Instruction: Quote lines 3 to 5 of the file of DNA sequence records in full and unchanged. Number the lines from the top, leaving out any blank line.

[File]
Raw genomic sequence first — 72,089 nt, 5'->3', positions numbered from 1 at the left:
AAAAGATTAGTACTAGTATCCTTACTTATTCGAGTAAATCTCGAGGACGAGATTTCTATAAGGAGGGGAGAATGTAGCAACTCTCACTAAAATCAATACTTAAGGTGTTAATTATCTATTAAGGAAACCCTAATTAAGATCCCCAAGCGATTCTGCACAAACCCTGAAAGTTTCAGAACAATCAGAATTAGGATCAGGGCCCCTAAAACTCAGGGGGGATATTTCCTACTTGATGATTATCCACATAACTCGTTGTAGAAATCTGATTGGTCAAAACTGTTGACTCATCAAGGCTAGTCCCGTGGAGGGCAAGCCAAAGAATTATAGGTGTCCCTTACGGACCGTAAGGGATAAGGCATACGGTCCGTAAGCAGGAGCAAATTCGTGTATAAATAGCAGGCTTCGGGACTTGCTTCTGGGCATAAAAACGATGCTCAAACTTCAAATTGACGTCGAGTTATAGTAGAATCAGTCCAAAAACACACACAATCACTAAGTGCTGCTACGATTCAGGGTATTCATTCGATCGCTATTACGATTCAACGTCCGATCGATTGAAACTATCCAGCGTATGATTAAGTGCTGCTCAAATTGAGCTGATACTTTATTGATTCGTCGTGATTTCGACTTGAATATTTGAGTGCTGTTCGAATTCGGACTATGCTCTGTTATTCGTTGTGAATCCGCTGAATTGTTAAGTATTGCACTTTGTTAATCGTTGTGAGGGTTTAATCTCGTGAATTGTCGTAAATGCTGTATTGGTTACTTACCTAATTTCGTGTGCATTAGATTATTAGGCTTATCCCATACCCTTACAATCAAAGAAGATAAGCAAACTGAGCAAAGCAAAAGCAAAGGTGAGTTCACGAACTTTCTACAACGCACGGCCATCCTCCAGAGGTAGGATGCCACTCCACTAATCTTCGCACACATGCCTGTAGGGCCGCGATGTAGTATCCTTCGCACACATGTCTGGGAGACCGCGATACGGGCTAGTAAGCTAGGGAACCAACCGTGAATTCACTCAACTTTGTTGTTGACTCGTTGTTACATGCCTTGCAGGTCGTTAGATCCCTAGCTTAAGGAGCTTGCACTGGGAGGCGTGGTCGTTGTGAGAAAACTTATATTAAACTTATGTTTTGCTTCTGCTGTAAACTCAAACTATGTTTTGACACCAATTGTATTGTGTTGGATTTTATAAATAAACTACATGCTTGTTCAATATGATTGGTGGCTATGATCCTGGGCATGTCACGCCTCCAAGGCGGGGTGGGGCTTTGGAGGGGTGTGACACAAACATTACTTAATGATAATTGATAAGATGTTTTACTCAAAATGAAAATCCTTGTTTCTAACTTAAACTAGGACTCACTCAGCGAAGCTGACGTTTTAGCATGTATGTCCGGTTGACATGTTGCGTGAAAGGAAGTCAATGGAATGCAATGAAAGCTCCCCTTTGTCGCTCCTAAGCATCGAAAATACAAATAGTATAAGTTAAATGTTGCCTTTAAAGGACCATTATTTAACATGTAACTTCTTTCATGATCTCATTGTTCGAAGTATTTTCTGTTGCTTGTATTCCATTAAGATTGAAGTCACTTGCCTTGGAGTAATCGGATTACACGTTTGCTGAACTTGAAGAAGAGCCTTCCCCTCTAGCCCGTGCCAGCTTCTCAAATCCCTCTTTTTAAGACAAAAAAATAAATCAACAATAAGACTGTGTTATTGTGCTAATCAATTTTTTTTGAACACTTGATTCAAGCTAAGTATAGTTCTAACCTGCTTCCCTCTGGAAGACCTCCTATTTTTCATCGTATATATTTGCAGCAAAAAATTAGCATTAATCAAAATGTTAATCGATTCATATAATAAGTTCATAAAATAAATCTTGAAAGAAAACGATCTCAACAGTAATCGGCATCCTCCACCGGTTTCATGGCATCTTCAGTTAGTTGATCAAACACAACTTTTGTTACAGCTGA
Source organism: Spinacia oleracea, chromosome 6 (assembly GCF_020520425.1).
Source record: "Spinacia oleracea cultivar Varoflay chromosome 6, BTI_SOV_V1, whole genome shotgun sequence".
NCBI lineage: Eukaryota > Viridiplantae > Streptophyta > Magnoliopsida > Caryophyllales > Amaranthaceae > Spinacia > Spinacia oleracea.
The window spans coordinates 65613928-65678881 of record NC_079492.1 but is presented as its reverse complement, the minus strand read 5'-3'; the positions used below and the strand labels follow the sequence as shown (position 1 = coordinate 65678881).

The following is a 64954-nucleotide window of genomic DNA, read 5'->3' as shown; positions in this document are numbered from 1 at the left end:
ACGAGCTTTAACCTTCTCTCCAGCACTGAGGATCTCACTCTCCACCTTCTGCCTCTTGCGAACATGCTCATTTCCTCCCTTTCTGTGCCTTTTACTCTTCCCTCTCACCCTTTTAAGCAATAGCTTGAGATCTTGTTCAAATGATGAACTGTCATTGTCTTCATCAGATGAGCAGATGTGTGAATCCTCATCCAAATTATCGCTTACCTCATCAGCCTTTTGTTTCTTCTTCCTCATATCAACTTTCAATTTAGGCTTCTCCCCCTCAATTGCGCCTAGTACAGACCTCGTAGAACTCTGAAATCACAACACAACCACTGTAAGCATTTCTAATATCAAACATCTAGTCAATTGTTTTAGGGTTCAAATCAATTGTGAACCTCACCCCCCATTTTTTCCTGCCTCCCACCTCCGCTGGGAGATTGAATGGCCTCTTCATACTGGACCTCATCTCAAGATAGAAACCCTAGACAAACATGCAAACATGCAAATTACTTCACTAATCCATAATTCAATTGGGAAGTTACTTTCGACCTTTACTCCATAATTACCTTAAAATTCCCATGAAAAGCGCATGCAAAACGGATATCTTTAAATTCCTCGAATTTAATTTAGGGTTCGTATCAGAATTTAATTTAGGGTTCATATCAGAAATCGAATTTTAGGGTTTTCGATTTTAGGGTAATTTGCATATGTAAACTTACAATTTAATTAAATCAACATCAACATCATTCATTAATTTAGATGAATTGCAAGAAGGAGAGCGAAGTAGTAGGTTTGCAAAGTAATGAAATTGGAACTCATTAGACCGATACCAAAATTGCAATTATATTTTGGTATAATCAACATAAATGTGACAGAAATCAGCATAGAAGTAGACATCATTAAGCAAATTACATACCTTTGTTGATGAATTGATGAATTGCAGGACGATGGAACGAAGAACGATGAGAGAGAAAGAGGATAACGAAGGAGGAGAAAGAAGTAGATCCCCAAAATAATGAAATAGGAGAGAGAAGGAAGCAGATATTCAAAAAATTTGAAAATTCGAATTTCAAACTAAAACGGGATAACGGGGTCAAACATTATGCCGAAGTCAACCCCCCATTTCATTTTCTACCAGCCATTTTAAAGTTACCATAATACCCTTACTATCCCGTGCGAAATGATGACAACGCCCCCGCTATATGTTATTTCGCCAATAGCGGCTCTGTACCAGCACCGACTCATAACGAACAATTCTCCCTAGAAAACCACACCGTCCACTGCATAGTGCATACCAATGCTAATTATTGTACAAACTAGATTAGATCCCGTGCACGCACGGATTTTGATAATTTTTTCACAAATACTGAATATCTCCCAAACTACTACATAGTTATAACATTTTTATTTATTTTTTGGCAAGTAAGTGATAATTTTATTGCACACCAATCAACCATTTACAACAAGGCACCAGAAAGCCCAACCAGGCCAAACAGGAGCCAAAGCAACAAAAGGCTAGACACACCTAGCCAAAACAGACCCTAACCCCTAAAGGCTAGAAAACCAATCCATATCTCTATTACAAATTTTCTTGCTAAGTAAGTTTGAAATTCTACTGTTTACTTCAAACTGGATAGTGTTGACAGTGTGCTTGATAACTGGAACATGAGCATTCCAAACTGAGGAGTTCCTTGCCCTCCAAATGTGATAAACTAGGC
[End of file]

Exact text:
Source organism: Spinacia oleracea, chromosome 6 (assembly GCF_020520425.1).
Source record: "Spinacia oleracea cultivar Varoflay chromosome 6, BTI_SOV_V1, whole genome shotgun sequence".
NCBI lineage: Eukaryota > Viridiplantae > Streptophyta > Magnoliopsida > Caryophyllales > Amaranthaceae > Spinacia > Spinacia oleracea.